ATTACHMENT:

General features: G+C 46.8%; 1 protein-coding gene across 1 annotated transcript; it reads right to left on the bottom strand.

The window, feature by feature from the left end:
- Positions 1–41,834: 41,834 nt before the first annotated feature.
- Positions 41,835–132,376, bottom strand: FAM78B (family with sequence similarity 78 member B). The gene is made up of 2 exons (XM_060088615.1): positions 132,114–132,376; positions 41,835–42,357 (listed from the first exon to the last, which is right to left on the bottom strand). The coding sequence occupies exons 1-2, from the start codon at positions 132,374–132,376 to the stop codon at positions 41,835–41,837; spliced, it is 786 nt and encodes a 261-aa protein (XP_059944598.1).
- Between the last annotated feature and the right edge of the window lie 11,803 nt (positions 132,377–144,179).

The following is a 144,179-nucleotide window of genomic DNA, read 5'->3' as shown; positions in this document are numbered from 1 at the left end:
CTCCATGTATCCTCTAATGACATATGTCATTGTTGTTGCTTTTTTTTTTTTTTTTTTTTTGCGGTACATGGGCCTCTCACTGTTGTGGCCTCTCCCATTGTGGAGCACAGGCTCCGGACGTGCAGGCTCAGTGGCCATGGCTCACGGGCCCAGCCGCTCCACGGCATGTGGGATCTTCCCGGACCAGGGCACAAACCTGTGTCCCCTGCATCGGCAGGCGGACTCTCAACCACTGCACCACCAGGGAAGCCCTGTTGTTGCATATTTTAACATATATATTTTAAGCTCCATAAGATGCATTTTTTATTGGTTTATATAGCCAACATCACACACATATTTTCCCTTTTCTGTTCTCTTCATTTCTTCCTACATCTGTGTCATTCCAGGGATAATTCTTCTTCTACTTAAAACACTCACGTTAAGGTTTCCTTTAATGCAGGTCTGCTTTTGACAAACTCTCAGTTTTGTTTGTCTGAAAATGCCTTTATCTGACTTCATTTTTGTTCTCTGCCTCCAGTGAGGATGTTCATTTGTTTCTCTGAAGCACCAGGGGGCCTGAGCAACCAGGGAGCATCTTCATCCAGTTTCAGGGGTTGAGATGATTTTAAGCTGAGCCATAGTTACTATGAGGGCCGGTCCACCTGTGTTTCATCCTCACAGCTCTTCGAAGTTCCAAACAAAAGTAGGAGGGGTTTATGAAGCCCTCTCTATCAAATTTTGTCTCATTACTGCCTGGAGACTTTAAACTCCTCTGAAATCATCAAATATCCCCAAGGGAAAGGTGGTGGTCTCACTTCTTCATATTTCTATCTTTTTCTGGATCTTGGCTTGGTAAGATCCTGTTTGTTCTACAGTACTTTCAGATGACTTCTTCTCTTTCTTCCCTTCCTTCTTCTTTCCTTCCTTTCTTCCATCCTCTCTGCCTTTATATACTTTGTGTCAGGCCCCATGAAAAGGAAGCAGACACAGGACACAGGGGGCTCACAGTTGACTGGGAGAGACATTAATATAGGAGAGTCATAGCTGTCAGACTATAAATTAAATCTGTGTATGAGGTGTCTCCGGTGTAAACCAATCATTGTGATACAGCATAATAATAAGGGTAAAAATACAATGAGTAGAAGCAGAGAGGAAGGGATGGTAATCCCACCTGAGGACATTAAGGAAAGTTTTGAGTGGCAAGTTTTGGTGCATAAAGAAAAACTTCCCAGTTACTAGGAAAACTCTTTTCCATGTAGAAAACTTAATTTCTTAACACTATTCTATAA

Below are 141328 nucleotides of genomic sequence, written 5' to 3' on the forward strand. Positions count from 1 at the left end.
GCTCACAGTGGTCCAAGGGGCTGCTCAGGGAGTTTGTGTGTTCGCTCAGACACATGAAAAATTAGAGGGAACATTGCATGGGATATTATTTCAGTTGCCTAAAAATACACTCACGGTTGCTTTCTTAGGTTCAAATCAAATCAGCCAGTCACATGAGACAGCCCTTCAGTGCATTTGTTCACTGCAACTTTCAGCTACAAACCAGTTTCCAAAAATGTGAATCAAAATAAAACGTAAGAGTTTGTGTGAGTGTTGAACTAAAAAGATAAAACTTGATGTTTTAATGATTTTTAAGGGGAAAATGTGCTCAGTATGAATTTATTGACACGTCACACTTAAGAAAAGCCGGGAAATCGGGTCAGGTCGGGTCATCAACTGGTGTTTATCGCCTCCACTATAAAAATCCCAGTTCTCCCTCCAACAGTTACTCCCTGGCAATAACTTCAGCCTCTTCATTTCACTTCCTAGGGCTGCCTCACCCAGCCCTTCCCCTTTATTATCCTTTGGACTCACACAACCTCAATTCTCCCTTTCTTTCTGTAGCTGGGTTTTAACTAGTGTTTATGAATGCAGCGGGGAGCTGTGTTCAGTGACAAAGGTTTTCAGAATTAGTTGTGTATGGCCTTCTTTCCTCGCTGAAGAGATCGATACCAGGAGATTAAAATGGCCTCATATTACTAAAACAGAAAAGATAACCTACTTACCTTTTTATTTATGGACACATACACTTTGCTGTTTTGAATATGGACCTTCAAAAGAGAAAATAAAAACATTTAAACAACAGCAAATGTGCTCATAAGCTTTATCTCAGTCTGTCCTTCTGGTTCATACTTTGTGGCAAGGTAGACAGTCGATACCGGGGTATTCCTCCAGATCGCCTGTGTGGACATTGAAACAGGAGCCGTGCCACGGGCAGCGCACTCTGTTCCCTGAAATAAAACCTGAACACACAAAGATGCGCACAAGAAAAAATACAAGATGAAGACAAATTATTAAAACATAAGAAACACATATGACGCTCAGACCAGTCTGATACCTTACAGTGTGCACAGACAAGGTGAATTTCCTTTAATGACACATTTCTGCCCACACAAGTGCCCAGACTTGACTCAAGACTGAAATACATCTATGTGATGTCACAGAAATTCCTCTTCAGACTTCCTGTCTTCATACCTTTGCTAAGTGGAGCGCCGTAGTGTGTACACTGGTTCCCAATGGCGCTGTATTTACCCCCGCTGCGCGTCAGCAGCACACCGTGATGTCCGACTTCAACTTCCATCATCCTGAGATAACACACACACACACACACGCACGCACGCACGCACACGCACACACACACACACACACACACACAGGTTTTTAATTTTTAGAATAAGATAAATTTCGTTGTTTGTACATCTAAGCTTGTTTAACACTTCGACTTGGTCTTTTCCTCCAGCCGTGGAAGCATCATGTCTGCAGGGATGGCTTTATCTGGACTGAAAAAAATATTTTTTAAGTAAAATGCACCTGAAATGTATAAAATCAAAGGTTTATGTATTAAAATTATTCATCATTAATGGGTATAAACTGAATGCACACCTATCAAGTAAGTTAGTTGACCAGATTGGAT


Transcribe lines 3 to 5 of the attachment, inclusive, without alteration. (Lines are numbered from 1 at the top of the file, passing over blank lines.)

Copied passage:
- Positions 1–41,834: 41,834 nt before the first annotated feature.
- Positions 41,835–132,376, bottom strand: FAM78B (family with sequence similarity 78 member B). The gene is made up of 2 exons (XM_060088615.1): positions 132,114–132,376; positions 41,835–42,357 (listed from the first exon to the last, which is right to left on the bottom strand). The coding sequence occupies exons 1-2, from the start codon at positions 132,374–132,376 to the stop codon at positions 41,835–41,837; spliced, it is 786 nt and encodes a 261-aa protein (XP_059944598.1).
- Between the last annotated feature and the right edge of the window lie 11,803 nt (positions 132,377–144,179).